.NET and me Coding dreams since 1998!

21Sep/120

Awaitable task progress reporting

In my previous Task.WhileAll post I had a very fishy piece of code in sample where I put a Thread to sleep in order to give enough time for async composition to complete so the test could pass.

Well, every time I use a Thread.Sleep anywhere I know it is a bad thing so I've decided to get rid of it.

IProgressAsync<T>

The problem is related to the fact that IProgress<T> interface defines a void handler which can't be awaited and thus it ruins composition.

That's why I decided to define my own "true async" version of the interface which looks has the same report method but returning a Task I can await.

    
namespace WhileAllTests
{
    using System.Threading.Tasks;

    public interface IProgressAsync<in T>
    {
        Task ReportAsync(T value);
    }
}

Having a async version of reporting is VERY useful when the subscriber itself is awaiting further calls. I could get that with async void but using async void IMHO always turns to be bad solution so I choose to use the Task returning signature even I need a custom made interface for that.

And here's the implementation

    
    using System;
    using System.Threading.Tasks;

    public class ProgressAsync<T> : IProgressAsync<T>
    {
        private readonly Func<T, Task> handler;

        public ProgressAsync(Func<T, Task> handler)
        {
            this.handler = handler;
        }

        public async Task ReportAsync(T value)
        {
            await this.handler.Invoke(value);
        }
    }

No magic here:

  • Instead of Action<T> my ctor accepts the Func<T, Task> so I can await it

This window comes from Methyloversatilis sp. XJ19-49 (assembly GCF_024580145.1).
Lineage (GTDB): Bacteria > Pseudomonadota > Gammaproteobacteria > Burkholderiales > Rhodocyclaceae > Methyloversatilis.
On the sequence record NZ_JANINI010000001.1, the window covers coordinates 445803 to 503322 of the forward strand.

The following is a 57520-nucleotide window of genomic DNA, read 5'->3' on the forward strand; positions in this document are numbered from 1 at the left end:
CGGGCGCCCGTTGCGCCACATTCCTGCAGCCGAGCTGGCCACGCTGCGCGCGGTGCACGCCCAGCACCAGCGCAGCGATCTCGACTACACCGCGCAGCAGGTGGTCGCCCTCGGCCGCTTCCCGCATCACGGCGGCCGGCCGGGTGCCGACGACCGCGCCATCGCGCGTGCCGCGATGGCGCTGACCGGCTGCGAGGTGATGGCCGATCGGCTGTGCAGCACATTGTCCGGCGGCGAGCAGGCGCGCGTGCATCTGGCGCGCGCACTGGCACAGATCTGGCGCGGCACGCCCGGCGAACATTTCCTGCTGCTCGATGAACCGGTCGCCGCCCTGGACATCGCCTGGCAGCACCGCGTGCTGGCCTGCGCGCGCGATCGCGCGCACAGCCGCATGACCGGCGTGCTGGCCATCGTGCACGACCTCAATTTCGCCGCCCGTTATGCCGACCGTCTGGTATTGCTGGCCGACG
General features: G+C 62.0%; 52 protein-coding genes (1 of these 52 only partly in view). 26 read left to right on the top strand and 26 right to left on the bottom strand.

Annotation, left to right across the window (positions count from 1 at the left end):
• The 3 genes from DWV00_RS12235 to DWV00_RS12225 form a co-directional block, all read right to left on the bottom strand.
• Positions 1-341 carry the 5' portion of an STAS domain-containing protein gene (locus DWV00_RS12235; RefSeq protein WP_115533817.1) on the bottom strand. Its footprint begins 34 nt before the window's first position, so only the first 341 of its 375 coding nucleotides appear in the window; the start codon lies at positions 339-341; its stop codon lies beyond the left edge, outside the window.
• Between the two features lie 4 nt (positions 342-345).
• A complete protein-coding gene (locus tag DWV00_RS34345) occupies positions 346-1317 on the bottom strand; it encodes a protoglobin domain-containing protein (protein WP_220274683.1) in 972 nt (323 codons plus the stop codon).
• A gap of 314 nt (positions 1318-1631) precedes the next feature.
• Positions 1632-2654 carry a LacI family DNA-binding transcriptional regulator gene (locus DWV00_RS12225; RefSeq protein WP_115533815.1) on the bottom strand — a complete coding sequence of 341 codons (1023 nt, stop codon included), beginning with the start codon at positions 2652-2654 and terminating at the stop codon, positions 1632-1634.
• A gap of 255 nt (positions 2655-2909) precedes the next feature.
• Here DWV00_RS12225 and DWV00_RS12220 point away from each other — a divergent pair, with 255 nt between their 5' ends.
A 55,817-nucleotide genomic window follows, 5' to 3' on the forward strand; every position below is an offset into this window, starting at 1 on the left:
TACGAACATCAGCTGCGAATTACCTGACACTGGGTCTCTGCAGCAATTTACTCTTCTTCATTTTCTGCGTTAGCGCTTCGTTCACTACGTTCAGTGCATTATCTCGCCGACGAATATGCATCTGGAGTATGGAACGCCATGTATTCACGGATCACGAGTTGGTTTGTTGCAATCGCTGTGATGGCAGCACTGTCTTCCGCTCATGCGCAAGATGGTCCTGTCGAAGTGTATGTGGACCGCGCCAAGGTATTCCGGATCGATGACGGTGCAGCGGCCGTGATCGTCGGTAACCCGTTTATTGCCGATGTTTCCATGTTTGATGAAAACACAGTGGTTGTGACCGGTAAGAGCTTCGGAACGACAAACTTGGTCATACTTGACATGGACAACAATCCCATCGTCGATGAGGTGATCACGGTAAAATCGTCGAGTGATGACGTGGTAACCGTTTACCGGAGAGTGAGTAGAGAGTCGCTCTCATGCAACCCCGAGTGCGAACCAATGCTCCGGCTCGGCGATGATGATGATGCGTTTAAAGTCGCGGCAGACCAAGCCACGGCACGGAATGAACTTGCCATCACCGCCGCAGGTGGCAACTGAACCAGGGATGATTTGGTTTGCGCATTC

• ReportAsync awaits in async manner the provided Task  enabling composition

Now having this in place I can update my task extension method to compose reporting method invocation

public static async Task<IList> WhileAll(this IList<Task> tasks, IProgressAsync progress)
        {
            var result = new List(tasks.Count);
            var remainingTasks = new List<Task>(tasks);
            while (remainingTasks.Count > 0)
            {
                await Task.WhenAny(tasks);
                var stillRemainingTasks = new List<Task>(remainingTasks.Count - 1);
                for (int i = 0; i < remainingTasks.Count; i++)
                {
                    if (remainingTasks[i].IsCompleted)
                    {
                        result.Add(remainingTasks[i].Result);
                        await progress.ReportAsync(remainingTasks[i].Result);
                    }
                    else
                    {
                        stillRemainingTasks.Add(remainingTasks[i]);
                    }
                }

                remainingTasks = stillRemainingTasks;
            }

            return result;
        }

With all this in place I can remove thread sleep from my unit tests and have it more useful

 

[TestClass]
public class UnitTest1 {

Listresult = new List();

[TestMethod]
    [TestClass]
    public class UnitTest1 {

        List<int> result = new List<int>();

        [TestMethod]
        public async Task TestMethod1() {

            var task1 = Task.Run(() => 101);
            var task2 = Task.Run(() => 102);
            var tasks = new List<Task<int>>() { task1, task2 };

            var listener = new ProgressAsync<int>(this.OnProgressAsync);
            var actual = await tasks.WhileAll(listener);

            Assert.AreEqual(2, this.result.Count);
            Assert.IsTrue(this.result.Contains(101));
            Assert.IsTrue(this.result.Contains(102));

            Assert.AreEqual(2, actual.Count);
            Assert.IsTrue(actual.Contains(101));
            Assert.IsTrue(actual.Contains(102));
        }

       private async Task OnProgressAsync(int arg) { result.Add(arg); }
    }

There you go, updated code of Task.WhileAll can be found here

Comments (0) Trackbacks (0)

No comments yet.


Leave a comment

No trackbacks yet.